Michael: And it's so fun to see a ballerina in bare feet every once in awhile. Melissa Hough is so versatile, which I definitely think comes from growing up on the comp scene.
Alison: Camille A. Brown's piece was fantastic, too. She's hilarious, and even my boyfriend got into her solo.
Michael: I loved loved loved Camille A. Brown's piece. I had never seen her perform and was absolutely wowed. She draws you in like a true entertainer.
Alison: What was particularly amazing about her performance was that we couldn't see her face the entire time, but she was still so expressive. Her hat was down over her eyes, but she didn't need to connect with the audience visually. Her movement spoke volumes. She's a really unique performer.
Michael: I've never seen anything like it. And I would die to see it again!
Michael: YES!!! It's so fun to see how much they've grown since attending Tisch (Ida) and Marymount Manhattan (Zoey). Zoey danced in a number with probably 30 other girls and I only watched her. Zoey has always been an outstanding performer, but now her movement quality and technique are becoming more and more flawless.
Alison: Zoey is gorgeous. Absolutely stunning. And Marymount is working for her. She's grown a ton since we saw her for the CMS. I didn't love the number Ida was in, sadly — it just wasn't my style, and I wanted the show to kick off with something a little more upbeat — but the choreography really played to Ida's strengths.
Michael: I agree. I'm a bit bored with most of the contemporary pieces I'm seeing lately. Everything is starting to look the same: the music, the choreography, the performance quality.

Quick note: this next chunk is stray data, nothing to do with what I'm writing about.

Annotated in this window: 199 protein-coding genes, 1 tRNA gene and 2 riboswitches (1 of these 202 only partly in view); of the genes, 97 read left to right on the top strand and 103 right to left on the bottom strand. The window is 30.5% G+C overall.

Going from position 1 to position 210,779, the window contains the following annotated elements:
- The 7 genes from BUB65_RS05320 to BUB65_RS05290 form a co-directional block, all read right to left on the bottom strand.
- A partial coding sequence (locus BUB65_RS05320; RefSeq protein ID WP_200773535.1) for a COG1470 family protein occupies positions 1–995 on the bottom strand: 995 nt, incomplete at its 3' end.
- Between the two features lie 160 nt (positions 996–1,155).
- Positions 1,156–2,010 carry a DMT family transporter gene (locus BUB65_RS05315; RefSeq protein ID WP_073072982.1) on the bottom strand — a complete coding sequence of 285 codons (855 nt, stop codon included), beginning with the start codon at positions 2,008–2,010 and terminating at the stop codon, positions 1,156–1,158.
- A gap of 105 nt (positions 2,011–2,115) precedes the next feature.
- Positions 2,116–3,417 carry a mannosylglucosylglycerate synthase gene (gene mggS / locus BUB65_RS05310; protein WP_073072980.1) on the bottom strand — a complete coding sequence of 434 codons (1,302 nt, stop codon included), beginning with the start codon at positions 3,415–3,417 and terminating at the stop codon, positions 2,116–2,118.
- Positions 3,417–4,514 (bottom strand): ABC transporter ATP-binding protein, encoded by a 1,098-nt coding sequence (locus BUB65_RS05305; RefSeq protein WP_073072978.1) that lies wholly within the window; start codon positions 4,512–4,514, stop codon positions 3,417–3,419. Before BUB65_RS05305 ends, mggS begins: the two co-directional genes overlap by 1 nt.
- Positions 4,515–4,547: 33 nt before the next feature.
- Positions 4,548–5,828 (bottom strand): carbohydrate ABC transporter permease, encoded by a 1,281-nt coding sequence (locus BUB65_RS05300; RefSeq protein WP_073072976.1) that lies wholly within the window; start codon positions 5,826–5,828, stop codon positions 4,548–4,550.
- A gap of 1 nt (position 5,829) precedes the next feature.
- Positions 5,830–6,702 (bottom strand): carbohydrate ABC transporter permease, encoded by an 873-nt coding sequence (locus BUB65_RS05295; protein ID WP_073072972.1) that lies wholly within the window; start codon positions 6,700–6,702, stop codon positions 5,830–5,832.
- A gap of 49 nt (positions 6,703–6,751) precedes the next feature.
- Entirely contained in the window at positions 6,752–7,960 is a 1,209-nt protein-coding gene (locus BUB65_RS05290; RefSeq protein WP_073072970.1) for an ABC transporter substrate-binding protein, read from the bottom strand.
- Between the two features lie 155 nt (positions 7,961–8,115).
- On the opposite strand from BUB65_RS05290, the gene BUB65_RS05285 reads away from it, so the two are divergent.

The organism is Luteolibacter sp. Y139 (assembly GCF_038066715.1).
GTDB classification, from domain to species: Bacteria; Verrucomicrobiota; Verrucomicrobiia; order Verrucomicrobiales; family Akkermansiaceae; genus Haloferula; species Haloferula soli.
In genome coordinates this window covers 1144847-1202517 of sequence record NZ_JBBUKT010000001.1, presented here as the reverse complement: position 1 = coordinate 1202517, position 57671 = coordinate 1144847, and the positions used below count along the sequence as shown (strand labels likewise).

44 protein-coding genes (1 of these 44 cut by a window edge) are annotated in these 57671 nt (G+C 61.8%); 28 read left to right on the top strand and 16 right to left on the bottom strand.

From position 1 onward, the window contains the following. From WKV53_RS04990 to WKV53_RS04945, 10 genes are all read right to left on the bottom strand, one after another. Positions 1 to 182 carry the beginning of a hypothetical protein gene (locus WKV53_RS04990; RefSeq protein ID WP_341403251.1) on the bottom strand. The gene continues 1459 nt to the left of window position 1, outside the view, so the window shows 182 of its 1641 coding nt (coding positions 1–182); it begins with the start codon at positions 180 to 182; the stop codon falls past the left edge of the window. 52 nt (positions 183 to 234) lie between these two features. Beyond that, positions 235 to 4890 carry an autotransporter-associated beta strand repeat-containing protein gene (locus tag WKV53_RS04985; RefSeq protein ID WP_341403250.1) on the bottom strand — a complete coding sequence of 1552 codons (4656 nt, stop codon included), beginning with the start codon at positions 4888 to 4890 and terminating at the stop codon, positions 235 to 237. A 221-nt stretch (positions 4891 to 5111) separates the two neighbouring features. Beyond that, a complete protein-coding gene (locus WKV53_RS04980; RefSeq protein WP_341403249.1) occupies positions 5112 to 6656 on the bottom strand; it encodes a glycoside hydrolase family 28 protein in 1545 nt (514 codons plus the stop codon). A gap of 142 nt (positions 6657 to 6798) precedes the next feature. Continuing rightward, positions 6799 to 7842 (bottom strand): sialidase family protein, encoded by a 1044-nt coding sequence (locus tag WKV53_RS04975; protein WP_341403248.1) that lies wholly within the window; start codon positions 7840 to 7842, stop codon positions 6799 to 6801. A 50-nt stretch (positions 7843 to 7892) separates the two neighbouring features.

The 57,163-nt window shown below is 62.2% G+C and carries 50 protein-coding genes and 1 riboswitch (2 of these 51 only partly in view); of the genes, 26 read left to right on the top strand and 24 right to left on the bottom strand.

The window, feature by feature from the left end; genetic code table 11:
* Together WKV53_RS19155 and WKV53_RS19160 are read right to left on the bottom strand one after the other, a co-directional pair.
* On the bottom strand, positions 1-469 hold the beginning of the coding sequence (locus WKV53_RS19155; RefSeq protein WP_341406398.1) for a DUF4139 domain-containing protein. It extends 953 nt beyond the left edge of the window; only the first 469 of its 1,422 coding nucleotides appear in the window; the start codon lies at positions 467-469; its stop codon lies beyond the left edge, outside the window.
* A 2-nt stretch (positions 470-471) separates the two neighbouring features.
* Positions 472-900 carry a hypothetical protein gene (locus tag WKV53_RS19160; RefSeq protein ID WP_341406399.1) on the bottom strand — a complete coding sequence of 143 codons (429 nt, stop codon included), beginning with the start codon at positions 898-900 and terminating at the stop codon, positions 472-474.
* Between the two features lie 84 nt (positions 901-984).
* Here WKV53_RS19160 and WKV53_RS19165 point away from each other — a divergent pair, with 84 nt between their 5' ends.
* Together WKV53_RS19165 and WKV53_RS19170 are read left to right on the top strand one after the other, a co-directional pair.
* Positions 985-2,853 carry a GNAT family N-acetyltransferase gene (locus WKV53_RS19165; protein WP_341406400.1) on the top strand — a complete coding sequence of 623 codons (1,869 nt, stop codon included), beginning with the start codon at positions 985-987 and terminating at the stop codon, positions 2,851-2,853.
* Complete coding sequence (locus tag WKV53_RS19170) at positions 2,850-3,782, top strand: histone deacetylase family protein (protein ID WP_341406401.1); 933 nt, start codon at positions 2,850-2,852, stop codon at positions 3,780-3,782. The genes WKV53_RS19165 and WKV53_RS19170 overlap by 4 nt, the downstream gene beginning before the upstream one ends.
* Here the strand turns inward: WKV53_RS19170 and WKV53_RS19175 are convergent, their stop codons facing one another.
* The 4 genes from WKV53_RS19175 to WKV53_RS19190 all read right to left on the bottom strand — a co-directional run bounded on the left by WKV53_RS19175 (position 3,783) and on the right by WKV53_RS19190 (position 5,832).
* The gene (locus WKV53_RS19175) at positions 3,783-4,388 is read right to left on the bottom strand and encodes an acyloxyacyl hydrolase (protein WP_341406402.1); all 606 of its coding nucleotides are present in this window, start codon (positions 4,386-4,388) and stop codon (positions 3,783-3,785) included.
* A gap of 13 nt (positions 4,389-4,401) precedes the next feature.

Alison: Absolutely. Dear choreographers: We get it. We see what you're doing. We're ready for large group jazz numbers now! Love, DS
Michael: Ha ha, just something new and innovative, please! I'm ready to be wowed again, and I know these choreographers are talented enough to do it! That said, I left last night with an even greater respect for the NYCDAF, Joe Lanteri and the dance community in general — young dancers are in good hands!
Alison: Yes, at each event Joe's passion for the arts truly comes through. He knows each NYCDA kid by name, and that blows my mind. He knows which studio they're from, what the name of their solo is and where they're thinking about going to college. He's so invested in their futures, and as an audience member, it's a total pleasure to witness.
Michael: I couldn't agree more. What a wonderful night it was.
Alison: Have I mentioned I have a huge dance crush on Joe Lanteri? No? It's clear though, right?
Michael: Ha ha, yes, Alison, we know. But I'm pretty sure it's a general Dance Spirit crush.
Alison: On that note, thank you, Joe, for a wonderful night, and thank you Michael for being a great show-seeing partner.